"They're really big, really strong and really fast," Warbington said. "We're going to have our hands full."

As coach of the only common opponent of Buford and Calhoun this season, Westminster's Gerry Romberg has a unique perspective of tonight's Class AA state title clash. Romberg, whose Wildcats lost to the Wolves 29-7 in the regular season and to the Yellow Jackets 38-20 in the second round of the playoffs, breaks down both teams and gives his thoughts as to what each team has to do to win.

BUFORD'S OFFENSE

"They're very strong and physical up front and they have a solid offensive plan with their running game and are good at playing ball control. But you can't focus only on the running game. Their quarterback doesn't make mistakes, and when we played them, they hadn't gotten their tight end or receivers involved much on film. But then they started throwing it a lot more against us. We did a good job in the first half defensively against the run, but they did a good job coaching-wise of mixing in the play-action. They're solid. They have no real weaknesses."

CALHOUN'S OFFENSE

"They run that Tony Franklin spread option and they do a great job of getting to the line of scrimmage, looking over the defense and adjusting. With Buford, that will be interesting to see because (the Wolves) don't try to change or disguise what they do and they (Calhoun) want to dictate what they do on offense. They've got a very talented quarterback and very exceptional receivers. Their running game is kind of suspect, which plays in to Buford's strength. It will be interesting to see if they can generate a running game at all."

BUFORD'S DEFENSE

"Up front, they're so athletic and strong and physical. They don't do anything fancy. They're so sound with their scheme, they don't have to. They're really aggressive and they'll come after you. They play hard until the whistle blows. And they're very balanced. Their front seven is very good and their secondary will keep everything in front of them. They'll give you the short stuff, but they're not going to give up the big play, and they're good at forcing you into long-yardage situations. Again, (they have) no real weaknesses."

CALHOUN'S DEFENSE

"They have big defensive linemen and their noseguard is pretty strong. Their two outside linebackers are pretty good and their secondary is very athletic. They run a 3-3-5 and the blitz a little, but they don't bring the house very often. They'll usually sit back and play their base front. So, in that respect, they're similar to Buford."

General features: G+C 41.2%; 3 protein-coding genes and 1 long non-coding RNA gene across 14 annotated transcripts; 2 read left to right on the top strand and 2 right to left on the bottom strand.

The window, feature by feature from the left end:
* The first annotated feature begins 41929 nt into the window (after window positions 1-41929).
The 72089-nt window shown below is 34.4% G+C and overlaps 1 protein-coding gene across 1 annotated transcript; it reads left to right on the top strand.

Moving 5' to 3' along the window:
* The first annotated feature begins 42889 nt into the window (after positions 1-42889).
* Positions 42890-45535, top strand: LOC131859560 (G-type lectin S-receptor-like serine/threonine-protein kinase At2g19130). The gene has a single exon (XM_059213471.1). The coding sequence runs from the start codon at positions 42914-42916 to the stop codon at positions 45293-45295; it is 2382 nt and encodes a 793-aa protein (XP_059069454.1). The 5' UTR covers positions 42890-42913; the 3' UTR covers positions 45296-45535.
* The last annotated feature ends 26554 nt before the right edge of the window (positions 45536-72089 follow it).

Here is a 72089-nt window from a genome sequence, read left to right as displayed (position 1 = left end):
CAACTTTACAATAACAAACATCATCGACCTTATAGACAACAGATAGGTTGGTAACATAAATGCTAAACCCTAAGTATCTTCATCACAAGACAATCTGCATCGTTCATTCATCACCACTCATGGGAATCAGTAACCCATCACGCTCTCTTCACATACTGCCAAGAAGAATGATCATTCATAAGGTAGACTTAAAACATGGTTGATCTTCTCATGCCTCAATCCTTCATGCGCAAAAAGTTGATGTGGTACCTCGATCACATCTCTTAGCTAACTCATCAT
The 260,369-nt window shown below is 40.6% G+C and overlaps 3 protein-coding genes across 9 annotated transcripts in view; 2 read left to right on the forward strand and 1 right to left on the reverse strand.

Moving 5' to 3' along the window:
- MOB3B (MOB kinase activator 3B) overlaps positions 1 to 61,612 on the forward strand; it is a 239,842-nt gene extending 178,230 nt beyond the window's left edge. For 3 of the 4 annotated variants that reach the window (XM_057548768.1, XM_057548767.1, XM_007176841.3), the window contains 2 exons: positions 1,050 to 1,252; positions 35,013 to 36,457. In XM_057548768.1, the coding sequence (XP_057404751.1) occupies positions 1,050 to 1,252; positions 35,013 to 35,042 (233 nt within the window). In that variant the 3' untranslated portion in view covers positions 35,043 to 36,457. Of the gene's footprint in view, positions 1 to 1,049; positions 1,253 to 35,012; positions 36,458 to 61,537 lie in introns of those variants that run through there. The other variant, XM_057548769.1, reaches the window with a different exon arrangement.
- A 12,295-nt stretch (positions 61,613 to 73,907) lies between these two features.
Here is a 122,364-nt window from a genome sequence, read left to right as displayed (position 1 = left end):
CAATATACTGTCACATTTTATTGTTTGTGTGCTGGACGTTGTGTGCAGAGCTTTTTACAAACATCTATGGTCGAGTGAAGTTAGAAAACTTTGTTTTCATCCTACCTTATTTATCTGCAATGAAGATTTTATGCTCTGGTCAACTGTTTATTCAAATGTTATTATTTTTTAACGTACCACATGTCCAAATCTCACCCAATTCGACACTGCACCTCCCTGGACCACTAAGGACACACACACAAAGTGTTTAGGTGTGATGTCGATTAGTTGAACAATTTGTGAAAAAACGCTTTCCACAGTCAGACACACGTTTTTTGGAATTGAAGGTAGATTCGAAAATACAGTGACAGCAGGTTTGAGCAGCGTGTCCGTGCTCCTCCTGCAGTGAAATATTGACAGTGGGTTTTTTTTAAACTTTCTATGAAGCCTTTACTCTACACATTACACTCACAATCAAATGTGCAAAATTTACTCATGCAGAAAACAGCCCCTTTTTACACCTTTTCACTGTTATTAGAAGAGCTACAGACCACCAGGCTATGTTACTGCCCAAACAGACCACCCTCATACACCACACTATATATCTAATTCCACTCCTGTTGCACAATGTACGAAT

KEYS TO BEATING BUFORD

"The big question is, can (Calhoun) generate a running game against Buford because they do such a good job of ball control and they usually don't turn the ball over much."

KEYS TO BEATING CALHOUN

"(Buford has) got to control the ball on offense, shorten the game and keep Calhoun's offense off the field. Calhoun has proven they can score on anybody."

PLAYER YOU HAVE TO STOP ON BUFORD

"Like I said, their quarterback (Michael May) doesn't make many mistakes and Storm Johnson is a physical specimen. But I'm so impressed with Cody Getz. Getz, to me, is one of the biggest keys to their running game."

PLAYER YOU HAVE TO STOP ON CALHOUN

"Both their receivers are good, but (DaRick) Rogers is really good. He'll be one of the top recruits in the country (in his senior) year."

PREDICTION

"Both teams are very good. Both teams have tremendous tradition and are extremely well coached. But it may be difficult for Calhoun to have enough touches on offense to win. I think it will be a close game, but Buford will wear them down as it gets into the fourth quarter unless Buford just turns the ball over (a lot)."

SideBar: BUFORD VS. CALHOUN

Who: Buford Wolves (6-AA) vs. Calhoun Yellow Jackets (7-AA)

When: Today, 5 p.m.

Where: Georgia Dome

TV: GPB

Coaches: Jess Simpson, Buford; Hal Lamb, Calhoun

Records: Buford 14-0; Calhoun 12-2

Last week: Buford beat Fitzgerald 44-21; Calhoun beat Brooks County 38-35

Prediction: Buford 27-14

Series history:

1996

Buford 41, Calhoun 14*

* Second round of state playoffs